‘Where the prosecution adduces evidence showing that the accused person was at the scene of crime and the defence not only denies it but also adduces evidence showing that the accused was elsewhere, at the material time, it is incumbent on the court to evaluate both versions judicially and give reasons why one and not the other version is accepted. It is a misdirection to accept one version and then hold that because of that acceptance per se the other version is unsustainable.’
Accused said he was not at the scene at the material time. As noted earlier it was he who directed several of the prosecution witnesses and others where to find the deceased’s blanket. That blanket was recovered at the direction of the accused himself. He was privy to where it was found and did not explain how it was he knew where the blanket was. There was also evidence of PW8 who said accused had been arrested as a suspect because he was notorious for sexually molesting old women in the locality. In Didas Kasenge v Uganda Criminal Appeal No. 19 of 1977 (unreported) the Uganda Court of Appeal aptly noted:
‘Whenever the opponent has declined to avail himself of the opportunity to put his essential and material case in cross examination it must follow that he believed that the testimony given could not be disputed at all. Therefore, an omission or neglect to challenge the evidence in chief on a material or essential point by cross examination would lead to the inference that the evidence is accepted subject to its being assailed as inherently incredible or palpably untrue’.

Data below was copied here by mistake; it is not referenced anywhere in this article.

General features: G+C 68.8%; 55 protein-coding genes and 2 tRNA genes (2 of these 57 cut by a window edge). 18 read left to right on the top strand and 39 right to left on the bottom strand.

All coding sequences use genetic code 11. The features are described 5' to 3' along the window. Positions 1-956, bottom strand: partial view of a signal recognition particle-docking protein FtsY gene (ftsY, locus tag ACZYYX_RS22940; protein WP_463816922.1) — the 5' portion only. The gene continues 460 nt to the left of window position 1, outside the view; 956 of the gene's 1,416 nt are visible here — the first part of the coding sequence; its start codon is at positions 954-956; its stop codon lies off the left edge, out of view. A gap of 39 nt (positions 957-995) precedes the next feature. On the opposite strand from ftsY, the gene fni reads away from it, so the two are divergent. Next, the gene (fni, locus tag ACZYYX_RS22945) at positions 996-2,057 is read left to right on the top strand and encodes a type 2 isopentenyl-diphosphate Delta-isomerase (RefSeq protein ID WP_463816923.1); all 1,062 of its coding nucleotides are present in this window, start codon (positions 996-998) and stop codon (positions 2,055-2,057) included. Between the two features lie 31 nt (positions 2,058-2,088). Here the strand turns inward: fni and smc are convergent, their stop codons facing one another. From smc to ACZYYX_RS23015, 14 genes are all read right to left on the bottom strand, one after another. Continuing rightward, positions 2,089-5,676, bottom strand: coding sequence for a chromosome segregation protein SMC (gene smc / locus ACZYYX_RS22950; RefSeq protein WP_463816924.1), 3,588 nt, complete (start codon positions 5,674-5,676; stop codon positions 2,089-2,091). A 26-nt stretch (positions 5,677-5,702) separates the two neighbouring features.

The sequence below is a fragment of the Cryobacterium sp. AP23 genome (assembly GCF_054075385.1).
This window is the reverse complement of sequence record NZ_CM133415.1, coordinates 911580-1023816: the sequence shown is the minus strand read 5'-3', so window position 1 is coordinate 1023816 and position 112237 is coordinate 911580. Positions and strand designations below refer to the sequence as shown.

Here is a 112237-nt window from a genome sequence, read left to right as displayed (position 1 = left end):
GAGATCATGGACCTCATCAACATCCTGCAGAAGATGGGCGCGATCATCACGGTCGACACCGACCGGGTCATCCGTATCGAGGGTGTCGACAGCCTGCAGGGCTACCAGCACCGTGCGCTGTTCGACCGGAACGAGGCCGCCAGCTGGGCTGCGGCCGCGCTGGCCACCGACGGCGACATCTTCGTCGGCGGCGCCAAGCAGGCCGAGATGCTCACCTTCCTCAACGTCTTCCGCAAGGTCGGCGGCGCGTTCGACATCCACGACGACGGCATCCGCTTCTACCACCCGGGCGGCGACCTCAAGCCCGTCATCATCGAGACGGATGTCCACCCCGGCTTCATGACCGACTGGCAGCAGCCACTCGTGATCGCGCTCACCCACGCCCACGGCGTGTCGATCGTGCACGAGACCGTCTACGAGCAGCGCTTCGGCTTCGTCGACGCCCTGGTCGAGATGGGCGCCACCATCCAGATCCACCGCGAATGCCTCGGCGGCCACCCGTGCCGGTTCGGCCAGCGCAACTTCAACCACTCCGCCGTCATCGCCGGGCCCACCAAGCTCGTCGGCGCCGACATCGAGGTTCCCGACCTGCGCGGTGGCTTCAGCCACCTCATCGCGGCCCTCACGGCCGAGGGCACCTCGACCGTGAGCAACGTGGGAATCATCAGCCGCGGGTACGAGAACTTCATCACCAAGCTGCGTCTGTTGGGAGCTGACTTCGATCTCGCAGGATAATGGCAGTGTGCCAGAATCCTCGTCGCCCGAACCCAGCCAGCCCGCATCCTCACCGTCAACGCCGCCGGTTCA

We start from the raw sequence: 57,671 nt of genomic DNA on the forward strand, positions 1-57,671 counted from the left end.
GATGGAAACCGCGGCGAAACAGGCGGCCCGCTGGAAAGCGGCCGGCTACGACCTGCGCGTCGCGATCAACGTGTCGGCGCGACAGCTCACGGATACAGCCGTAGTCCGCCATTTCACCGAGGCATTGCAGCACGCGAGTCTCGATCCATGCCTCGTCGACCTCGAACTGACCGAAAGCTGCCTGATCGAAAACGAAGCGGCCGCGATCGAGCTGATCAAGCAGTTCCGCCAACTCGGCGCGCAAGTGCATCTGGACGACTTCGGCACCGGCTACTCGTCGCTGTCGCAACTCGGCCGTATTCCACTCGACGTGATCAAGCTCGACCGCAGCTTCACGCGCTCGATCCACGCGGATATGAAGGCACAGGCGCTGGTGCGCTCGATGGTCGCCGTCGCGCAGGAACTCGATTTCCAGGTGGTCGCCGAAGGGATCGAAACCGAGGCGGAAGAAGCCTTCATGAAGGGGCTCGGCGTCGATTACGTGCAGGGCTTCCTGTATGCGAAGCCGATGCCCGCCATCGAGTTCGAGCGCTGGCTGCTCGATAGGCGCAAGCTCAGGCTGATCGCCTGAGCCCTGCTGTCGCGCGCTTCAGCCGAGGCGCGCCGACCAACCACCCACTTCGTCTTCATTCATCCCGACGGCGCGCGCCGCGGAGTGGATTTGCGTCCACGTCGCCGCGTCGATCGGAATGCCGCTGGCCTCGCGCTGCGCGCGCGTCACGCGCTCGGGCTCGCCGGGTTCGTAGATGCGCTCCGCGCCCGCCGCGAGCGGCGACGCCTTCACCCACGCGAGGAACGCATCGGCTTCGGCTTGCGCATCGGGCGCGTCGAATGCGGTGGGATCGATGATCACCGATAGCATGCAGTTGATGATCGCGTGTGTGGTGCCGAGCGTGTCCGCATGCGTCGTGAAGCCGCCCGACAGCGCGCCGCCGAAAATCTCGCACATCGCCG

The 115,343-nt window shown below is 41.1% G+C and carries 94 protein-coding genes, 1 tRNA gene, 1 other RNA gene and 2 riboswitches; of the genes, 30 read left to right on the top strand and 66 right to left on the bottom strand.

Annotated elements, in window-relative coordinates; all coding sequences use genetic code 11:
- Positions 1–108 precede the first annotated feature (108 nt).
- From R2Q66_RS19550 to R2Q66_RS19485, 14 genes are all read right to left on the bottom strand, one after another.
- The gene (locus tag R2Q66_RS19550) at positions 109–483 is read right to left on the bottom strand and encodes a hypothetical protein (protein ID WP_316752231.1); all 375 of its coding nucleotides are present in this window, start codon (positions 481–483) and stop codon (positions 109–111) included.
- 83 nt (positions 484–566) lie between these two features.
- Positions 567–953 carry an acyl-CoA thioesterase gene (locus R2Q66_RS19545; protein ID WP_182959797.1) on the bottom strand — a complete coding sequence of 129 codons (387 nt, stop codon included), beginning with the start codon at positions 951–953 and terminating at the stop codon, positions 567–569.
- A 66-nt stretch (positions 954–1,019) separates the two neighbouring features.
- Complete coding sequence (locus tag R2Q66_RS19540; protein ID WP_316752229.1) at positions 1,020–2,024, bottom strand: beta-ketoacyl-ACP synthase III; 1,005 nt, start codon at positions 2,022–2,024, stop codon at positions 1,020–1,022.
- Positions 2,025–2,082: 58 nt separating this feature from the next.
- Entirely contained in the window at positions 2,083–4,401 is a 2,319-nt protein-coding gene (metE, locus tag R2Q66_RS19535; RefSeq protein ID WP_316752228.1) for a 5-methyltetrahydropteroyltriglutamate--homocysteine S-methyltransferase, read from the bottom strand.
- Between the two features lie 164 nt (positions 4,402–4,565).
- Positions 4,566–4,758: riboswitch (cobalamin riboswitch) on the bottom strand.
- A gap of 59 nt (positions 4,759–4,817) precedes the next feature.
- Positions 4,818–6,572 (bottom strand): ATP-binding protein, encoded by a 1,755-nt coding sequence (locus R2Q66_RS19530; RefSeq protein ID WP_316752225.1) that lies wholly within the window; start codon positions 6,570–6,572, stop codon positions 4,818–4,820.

Consequently I find the alibi of the accused person a fabrication designed to escape liability in the case. The prosecution has proved beyond reasonable doubt that accused participated in the crime.
The assessors in their joint opinion said the prosecution had proved the case against accused beyond reasonable doubt. They advised me to find accused guilty and convict him. For the reasons I have given in the course of this judgment I agree with that opinion. I find accused guilty of the charge of murder and convict him accordingly.

P.K. Mugamba
7th May 2008